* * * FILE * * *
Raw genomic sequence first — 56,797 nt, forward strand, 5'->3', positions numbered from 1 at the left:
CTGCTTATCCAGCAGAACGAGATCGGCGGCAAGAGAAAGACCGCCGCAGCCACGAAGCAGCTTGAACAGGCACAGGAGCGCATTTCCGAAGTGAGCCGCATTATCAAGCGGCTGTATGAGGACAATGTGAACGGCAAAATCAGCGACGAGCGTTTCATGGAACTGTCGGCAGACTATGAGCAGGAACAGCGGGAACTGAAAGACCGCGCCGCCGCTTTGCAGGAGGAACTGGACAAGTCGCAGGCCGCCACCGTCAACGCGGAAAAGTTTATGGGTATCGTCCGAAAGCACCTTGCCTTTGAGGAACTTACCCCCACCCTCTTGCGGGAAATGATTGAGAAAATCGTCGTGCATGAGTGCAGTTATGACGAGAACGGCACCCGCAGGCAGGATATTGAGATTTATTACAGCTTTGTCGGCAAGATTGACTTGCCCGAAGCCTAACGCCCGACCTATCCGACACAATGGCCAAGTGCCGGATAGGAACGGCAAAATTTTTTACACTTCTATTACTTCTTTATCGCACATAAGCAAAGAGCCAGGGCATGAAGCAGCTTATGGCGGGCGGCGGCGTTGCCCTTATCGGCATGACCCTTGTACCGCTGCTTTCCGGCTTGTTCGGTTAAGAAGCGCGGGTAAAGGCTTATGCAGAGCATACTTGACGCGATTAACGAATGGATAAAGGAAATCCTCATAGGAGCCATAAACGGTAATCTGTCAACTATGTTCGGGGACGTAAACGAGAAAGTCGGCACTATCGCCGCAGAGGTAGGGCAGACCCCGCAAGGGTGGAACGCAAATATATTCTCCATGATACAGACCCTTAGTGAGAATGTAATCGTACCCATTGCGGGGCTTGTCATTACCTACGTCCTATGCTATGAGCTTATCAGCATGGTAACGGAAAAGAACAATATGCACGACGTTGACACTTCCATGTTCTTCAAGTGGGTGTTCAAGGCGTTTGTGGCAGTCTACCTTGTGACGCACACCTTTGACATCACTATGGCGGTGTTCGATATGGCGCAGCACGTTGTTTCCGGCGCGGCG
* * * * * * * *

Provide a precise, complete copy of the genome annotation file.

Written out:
Raw genomic sequence first — 56,797 nt, forward strand, 5'->3', positions numbered from 1 at the left:
CTGCTTATCCAGCAGAACGAGATCGGCGGCAAGAGAAAGACCGCCGCAGCCACGAAGCAGCTTGAACAGGCACAGGAGCGCATTTCCGAAGTGAGCCGCATTATCAAGCGGCTGTATGAGGACAATGTGAACGGCAAAATCAGCGACGAGCGTTTCATGGAACTGTCGGCAGACTATGAGCAGGAACAGCGGGAACTGAAAGACCGCGCCGCCGCTTTGCAGGAGGAACTGGACAAGTCGCAGGCCGCCACCGTCAACGCGGAAAAGTTTATGGGTATCGTCCGAAAGCACCTTGCCTTTGAGGAACTTACCCCCACCCTCTTGCGGGAAATGATTGAGAAAATCGTCGTGCATGAGTGCAGTTATGACGAGAACGGCACCCGCAGGCAGGATATTGAGATTTATTACAGCTTTGTCGGCAAGATTGACTTGCCCGAAGCCTAACGCCCGACCTATCCGACACAATGGCCAAGTGCCGGATAGGAACGGCAAAATTTTTTACACTTCTATTACTTCTTTATCGCACATAAGCAAAGAGCCAGGGCATGAAGCAGCTTATGGCGGGCGGCGGCGTTGCCCTTATCGGCATGACCCTTGTACCGCTGCTTTCCGGCTTGTTCGGTTAAGAAGCGCGGGTAAAGGCTTATGCAGAGCATACTTGACGCGATTAACGAATGGATAAAGGAAATCCTCATAGGAGCCATAAACGGTAATCTGTCAACTATGTTCGGGGACGTAAACGAGAAAGTCGGCACTATCGCCGCAGAGGTAGGGCAGACCCCGCAAGGGTGGAACGCAAATATATTCTCCATGATACAGACCCTTAGTGAGAATGTAATCGTACCCATTGCGGGGCTTGTCATTACCTACGTCCTATGCTATGAGCTTATCAGCATGGTAACGGAAAAGAACAATATGCACGACGTTGACACTTCCATGTTCTTCAAGTGGGTGTTCAAGGCGTTTGTGGCAGTCTACCTTGTGACGCACACCTTTGACATCACTATGGCGGTGTTCGATATGGCGCAGCACGTTGTTTCCGGCGCGGCG